Mekelle (Tigrinya: መቐለ, Amharic: መቐለ or መቀሌ), also transliterated as Makale or Meqele, is the capital city in the northern Tigray Region of Ethiopia. It is located around 780 kilometers north of the Ethiopian capital Addis Ababa, at a latitude and longitude of 13°29′N 39°28′E / 13.483°N 39.467°E / 13.483; 39.467Coordinates: 13°29′N 39°28′E / 13.483°N 39.467°E / 13.483; 39.467, with an elevation of 2084 meters above sea level. Administratively, Mekelle is considered a Special Zone, which is divided into seven sub-cities. These are Adi Haki (ዓዲ ሓቂ), Ayder (ዓይደር), Hadinet (ሓድነት), Hawelti (ሓወልቲ), Kedamay Weyane (ቀዳማይ ወያነ), Quiha (ኲሓ), and Semien (ሰሜን). This places the city in between the Addis Ababa and Dire Dawa chartered cities (astedader akabibi, equivalent to a kilil), as well as the Axum and Adigrat woredas. The city is an economic, cultural, and political hub in the Northern region of the country.
Mekelle is one of Ethiopia's principal economic and educational centers. Intercity bus service is provided by the Selam Bus Line Share Company and its city bus service provided by Amora buses. A new international standard airport, Alula Aba Nega Airport (ICAO code HAMK, IATA MQX), awas opened and it has direct flights from the capital city of Sudan, Khartoum. Local industry includes Mesfin Industrial Engineering, a steel fabrication and manufacturing factory which also have car assembly line and Messebo Cement Factory, northern Ethiopia's principal cement production facility; both are companies owned and managed by the Endowment Fund for the Rehabilitation of Tigray (EFFORT). In May 2000, Mekelle University was created by the merger of Mekelle Business College and Mekelle University College, and a number of private Colleges and Universities located in the city are providing diploma and Bachelor degree programs.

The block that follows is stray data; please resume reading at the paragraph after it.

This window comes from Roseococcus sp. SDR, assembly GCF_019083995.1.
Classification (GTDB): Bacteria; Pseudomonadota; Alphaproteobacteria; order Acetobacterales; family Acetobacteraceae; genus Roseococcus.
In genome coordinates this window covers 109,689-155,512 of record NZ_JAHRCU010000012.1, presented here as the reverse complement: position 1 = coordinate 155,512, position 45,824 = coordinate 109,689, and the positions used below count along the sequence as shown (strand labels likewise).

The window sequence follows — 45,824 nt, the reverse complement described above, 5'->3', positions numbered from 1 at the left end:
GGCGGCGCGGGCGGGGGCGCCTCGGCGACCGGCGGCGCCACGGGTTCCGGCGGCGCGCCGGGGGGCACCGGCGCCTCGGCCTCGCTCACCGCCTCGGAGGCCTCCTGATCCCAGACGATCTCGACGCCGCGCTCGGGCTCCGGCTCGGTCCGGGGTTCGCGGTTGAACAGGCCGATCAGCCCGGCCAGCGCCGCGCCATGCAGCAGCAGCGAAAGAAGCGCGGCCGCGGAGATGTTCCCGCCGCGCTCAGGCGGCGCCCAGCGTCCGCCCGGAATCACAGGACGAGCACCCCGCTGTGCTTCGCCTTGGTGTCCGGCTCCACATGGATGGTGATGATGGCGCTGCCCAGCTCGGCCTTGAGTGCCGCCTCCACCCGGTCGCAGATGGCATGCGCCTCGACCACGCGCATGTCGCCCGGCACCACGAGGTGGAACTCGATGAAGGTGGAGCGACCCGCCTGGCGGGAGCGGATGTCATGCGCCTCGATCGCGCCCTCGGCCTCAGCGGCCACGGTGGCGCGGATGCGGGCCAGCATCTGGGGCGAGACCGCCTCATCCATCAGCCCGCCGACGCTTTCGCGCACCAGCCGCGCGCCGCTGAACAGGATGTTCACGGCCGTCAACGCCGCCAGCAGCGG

There are two primary local landmarks in this city. The Tigrayan People's Liberation Front (TPLF) monument commemorating the struggle against and overthrow of the Derg, is visible from any where in the city - pictured below. The monument is above 50m heigh, standing on a large mound which makes the monument appear bigger than its actual size.
The other is the palace of Yohannes IV at the center of Mekelle. It was built at the Emperor's command by Giacomo Naretti, who had served Yohannes already at Debre Tabor, with the assistance of William Schimper, and completed in 1884. The complex still stands and now serves as a museum, where the Emperor’s throne, royal bed, ceremonial dress, rifles and many other valuable historical collections can be seen.